Neil deGrasse Tyson has a well documented love of wine; apparently when he’s not working on unlocking the secrets of the cosmos, he’s trying to understand the secrets of Burgundy.
Natalie MacLean is a well-known wine writer who proudly proclaims she was named the “World’s Best Wine Writer” at the World Food Media Awards. Unfortunately, Ms. MacLean appears to be building her reputation, and her business, on the work of others.
A group of wine lovers—Scorevolution— decide to create a digital “manifesto” decrying the current-day failings of the 100-point wine-rating scale. They encourage wine lovers, both individuals and organizations, to sign on in cyberspace.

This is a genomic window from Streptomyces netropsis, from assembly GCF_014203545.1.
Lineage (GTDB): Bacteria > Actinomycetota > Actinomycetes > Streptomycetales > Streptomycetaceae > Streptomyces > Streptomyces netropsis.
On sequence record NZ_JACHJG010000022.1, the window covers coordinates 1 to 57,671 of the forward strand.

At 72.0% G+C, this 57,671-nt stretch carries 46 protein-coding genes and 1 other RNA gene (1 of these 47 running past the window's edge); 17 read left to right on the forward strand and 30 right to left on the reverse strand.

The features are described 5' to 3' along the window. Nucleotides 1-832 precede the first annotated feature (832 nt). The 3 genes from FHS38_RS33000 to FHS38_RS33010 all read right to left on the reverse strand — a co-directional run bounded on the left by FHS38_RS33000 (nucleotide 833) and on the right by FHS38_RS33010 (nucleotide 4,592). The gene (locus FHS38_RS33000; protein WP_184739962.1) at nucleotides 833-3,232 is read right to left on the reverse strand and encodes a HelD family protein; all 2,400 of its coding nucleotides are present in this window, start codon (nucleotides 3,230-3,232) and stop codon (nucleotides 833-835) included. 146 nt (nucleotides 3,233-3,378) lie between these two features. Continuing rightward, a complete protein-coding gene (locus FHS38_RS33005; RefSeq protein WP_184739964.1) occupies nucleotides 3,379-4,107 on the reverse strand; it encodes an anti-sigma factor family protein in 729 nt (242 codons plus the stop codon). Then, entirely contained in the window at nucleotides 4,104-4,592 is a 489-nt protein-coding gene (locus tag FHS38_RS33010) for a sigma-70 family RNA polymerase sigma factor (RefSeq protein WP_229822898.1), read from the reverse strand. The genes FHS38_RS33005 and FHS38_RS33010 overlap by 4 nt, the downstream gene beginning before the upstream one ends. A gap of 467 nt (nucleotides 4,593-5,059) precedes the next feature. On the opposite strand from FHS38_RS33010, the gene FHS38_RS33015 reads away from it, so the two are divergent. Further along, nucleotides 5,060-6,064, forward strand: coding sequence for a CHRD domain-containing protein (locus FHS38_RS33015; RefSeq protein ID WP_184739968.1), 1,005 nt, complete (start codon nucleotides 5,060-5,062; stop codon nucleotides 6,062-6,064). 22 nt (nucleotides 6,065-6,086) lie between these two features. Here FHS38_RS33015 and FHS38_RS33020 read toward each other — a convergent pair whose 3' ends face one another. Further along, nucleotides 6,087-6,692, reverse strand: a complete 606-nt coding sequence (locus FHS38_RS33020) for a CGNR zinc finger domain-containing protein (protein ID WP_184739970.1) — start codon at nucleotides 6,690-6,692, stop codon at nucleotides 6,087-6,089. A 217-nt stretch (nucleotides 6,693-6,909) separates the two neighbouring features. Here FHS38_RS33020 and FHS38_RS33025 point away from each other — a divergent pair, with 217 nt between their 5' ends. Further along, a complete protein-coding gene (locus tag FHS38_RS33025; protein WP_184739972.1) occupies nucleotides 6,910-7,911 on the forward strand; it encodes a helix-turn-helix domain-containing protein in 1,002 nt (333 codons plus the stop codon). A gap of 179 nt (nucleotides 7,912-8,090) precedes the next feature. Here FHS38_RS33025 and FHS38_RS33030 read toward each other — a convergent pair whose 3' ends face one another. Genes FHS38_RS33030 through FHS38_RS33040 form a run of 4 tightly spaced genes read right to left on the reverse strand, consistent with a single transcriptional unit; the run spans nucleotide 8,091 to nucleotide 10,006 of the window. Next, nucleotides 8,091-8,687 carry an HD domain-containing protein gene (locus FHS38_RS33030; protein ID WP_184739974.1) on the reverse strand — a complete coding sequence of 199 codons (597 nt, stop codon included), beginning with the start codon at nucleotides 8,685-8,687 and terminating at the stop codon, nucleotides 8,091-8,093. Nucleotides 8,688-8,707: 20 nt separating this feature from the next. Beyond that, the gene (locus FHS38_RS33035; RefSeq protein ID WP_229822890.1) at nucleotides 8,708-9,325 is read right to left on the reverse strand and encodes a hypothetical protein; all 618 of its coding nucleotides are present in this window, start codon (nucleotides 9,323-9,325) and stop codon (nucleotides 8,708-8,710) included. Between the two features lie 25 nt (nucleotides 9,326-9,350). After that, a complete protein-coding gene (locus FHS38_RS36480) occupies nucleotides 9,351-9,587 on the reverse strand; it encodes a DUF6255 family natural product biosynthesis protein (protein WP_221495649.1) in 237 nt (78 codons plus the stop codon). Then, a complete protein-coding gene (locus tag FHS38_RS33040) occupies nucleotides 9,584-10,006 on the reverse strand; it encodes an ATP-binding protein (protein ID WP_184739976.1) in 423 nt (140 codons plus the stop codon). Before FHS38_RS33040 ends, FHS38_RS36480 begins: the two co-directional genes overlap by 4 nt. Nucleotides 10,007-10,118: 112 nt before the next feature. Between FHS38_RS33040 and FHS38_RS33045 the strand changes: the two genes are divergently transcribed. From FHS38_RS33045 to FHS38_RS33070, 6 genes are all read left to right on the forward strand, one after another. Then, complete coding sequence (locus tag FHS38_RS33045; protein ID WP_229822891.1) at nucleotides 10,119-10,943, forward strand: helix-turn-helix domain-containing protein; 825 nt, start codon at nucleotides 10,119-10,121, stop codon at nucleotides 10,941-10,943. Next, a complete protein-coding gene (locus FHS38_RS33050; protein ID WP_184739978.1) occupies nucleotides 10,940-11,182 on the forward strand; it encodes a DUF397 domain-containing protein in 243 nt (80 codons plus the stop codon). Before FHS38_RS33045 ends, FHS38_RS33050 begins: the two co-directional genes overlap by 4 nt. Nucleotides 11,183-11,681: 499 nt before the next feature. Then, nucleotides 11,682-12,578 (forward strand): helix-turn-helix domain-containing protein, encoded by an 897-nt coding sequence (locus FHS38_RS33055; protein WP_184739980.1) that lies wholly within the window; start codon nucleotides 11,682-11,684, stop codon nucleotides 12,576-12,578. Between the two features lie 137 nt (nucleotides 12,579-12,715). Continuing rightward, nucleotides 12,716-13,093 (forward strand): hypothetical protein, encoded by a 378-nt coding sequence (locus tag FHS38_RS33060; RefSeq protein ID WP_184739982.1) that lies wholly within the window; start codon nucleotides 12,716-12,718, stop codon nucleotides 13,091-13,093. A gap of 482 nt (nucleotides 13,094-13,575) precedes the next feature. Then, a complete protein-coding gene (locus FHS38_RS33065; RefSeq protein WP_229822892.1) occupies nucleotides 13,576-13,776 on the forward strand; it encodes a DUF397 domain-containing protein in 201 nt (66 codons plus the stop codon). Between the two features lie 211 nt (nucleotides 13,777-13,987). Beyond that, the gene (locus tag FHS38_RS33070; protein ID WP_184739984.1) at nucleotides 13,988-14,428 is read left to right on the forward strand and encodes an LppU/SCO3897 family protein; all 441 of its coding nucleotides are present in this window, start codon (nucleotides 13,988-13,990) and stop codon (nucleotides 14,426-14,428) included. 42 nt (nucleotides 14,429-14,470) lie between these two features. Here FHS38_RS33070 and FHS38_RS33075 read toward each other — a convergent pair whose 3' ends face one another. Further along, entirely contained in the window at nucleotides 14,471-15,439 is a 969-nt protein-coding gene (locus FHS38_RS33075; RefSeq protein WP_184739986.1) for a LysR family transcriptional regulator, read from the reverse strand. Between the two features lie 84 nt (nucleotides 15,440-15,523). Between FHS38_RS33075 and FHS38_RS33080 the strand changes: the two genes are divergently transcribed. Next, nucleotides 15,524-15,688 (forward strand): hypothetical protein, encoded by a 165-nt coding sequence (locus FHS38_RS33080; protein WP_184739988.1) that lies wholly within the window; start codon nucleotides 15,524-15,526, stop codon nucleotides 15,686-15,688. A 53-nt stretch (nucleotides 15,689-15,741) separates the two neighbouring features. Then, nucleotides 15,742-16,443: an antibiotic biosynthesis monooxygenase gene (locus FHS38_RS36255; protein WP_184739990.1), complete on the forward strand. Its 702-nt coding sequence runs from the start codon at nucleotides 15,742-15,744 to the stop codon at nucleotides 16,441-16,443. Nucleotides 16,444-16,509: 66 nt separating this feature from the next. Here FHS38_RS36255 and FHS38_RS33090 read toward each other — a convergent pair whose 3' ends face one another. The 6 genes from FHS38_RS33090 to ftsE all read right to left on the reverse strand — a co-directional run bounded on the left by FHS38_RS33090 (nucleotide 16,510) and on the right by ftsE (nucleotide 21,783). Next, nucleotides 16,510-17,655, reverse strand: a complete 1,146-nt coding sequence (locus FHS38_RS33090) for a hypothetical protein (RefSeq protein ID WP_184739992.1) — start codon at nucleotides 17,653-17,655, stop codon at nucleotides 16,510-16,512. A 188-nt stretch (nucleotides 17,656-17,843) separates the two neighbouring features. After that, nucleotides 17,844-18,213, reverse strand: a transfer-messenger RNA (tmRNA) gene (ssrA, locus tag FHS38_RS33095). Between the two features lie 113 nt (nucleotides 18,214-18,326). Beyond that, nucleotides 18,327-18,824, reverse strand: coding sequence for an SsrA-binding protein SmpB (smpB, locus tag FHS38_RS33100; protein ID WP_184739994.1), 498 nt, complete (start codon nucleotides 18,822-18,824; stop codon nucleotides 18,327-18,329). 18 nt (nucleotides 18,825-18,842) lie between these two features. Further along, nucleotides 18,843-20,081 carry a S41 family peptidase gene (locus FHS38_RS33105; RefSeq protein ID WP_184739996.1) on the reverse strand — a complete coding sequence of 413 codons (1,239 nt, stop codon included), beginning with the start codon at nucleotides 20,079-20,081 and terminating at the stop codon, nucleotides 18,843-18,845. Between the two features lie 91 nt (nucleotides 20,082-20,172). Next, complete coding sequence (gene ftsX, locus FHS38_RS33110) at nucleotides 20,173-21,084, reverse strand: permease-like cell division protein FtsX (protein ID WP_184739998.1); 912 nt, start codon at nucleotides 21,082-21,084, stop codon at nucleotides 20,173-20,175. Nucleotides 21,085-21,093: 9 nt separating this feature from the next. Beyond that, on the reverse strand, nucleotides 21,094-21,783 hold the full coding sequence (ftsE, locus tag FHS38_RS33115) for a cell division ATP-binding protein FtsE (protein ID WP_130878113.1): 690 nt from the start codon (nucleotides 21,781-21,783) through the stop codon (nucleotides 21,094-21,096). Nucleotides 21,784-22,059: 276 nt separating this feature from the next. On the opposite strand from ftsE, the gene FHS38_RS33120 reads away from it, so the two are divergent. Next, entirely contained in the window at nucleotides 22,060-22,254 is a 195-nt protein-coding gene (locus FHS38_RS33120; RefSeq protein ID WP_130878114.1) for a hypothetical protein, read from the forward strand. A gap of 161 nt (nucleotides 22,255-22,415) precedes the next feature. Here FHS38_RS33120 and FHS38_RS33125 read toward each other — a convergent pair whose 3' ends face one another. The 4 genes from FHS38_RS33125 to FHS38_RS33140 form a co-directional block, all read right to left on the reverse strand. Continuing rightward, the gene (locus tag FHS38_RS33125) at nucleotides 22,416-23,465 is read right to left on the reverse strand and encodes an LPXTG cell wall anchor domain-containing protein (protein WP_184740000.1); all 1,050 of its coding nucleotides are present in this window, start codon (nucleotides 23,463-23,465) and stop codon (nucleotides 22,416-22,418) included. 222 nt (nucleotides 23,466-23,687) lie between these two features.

So here I was, last spring, talking away with the recently-departed Marcel Lapierre, the Beaujolais vigneron who was one of the dominant figures of the natural wine movement in its strictest definition—organic in the vineyard, wine made with grape juice only, nothing added (not even sulfur), nothing taken out. And as we got into discussing the risks of wild fermentations without sulfur, I asked him what he recommended doing if a fermentation went off in the wrong direction, with undesirable microorganisms like Brettanomyces taking over the wine’s development.